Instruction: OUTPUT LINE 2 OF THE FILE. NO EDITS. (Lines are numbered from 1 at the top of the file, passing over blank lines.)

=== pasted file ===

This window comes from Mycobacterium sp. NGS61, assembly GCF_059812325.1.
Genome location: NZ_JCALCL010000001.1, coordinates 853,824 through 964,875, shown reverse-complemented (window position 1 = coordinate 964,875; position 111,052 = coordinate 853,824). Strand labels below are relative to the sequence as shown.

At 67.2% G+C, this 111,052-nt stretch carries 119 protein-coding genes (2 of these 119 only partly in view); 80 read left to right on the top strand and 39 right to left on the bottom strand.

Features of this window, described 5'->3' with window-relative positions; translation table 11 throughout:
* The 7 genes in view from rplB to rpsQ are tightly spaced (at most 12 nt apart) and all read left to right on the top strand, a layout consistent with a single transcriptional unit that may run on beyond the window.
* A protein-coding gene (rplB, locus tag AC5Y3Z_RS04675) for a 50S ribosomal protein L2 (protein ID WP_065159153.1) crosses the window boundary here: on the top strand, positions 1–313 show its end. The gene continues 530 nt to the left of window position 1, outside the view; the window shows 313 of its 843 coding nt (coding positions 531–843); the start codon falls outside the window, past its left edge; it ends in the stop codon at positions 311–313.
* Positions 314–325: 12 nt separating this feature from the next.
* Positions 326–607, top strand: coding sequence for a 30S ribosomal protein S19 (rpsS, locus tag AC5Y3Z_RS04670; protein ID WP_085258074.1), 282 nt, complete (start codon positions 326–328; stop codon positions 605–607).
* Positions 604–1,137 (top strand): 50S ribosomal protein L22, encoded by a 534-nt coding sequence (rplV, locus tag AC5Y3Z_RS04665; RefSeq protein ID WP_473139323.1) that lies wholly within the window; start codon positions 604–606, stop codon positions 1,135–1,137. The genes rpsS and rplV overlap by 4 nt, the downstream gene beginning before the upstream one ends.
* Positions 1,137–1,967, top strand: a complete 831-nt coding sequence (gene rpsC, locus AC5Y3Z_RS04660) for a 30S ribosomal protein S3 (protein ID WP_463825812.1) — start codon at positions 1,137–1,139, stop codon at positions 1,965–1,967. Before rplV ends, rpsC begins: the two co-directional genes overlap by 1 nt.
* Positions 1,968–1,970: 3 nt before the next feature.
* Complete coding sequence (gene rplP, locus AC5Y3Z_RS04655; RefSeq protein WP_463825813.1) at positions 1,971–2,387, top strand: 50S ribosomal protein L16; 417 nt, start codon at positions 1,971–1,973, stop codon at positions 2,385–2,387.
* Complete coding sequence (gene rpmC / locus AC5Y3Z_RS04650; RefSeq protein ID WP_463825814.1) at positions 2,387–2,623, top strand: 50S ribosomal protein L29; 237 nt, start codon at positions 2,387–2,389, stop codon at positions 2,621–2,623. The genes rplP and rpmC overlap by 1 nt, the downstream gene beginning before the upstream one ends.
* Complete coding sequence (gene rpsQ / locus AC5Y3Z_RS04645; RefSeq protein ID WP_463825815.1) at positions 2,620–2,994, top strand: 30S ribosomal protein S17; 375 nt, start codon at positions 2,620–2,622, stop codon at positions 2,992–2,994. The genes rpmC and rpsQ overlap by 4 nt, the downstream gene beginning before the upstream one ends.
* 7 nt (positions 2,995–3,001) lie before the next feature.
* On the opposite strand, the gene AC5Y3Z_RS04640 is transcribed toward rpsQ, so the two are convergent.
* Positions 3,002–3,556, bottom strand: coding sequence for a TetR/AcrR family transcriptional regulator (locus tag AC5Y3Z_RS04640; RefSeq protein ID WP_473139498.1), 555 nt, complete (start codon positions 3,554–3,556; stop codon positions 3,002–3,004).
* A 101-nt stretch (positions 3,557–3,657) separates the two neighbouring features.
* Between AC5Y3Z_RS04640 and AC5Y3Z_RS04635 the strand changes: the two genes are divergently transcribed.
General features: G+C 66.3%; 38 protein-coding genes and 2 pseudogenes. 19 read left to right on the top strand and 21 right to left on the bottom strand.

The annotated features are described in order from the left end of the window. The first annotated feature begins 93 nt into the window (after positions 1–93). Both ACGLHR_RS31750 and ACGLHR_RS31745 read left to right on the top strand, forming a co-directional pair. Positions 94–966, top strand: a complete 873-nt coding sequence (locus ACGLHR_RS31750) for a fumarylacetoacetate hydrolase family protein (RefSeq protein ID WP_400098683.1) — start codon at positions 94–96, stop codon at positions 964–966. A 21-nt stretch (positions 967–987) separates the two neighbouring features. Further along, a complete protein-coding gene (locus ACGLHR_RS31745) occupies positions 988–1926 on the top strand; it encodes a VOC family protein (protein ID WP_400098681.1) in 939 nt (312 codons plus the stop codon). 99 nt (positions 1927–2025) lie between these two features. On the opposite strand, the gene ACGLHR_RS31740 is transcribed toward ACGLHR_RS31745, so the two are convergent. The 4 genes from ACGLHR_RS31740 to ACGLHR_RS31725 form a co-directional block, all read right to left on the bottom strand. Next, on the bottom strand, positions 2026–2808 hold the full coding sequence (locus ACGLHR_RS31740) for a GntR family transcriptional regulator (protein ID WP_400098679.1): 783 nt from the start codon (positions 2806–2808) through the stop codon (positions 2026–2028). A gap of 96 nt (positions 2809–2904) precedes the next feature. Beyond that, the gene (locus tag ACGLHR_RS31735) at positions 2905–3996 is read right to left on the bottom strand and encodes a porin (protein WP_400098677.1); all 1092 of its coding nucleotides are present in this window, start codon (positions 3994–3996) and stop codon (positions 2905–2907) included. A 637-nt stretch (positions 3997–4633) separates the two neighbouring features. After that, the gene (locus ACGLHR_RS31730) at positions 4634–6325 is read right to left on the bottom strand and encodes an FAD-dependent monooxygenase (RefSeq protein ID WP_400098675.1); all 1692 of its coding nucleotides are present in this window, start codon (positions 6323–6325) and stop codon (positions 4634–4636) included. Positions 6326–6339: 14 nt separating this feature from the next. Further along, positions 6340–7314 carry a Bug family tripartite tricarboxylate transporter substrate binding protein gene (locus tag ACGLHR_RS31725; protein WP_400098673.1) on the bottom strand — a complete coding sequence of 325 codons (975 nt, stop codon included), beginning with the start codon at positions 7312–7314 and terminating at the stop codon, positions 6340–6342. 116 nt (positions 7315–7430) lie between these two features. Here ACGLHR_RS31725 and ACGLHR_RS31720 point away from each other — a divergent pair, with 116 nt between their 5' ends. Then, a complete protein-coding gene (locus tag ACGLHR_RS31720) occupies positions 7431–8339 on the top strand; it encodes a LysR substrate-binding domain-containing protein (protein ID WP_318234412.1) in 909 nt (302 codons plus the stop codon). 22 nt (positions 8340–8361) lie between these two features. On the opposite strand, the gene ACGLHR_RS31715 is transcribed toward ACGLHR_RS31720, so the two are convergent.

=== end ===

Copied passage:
Genome location: NZ_JCALCL010000001.1, coordinates 853,824 through 964,875, shown reverse-complemented (window position 1 = coordinate 964,875; position 111,052 = coordinate 853,824). Strand labels below are relative to the sequence as shown.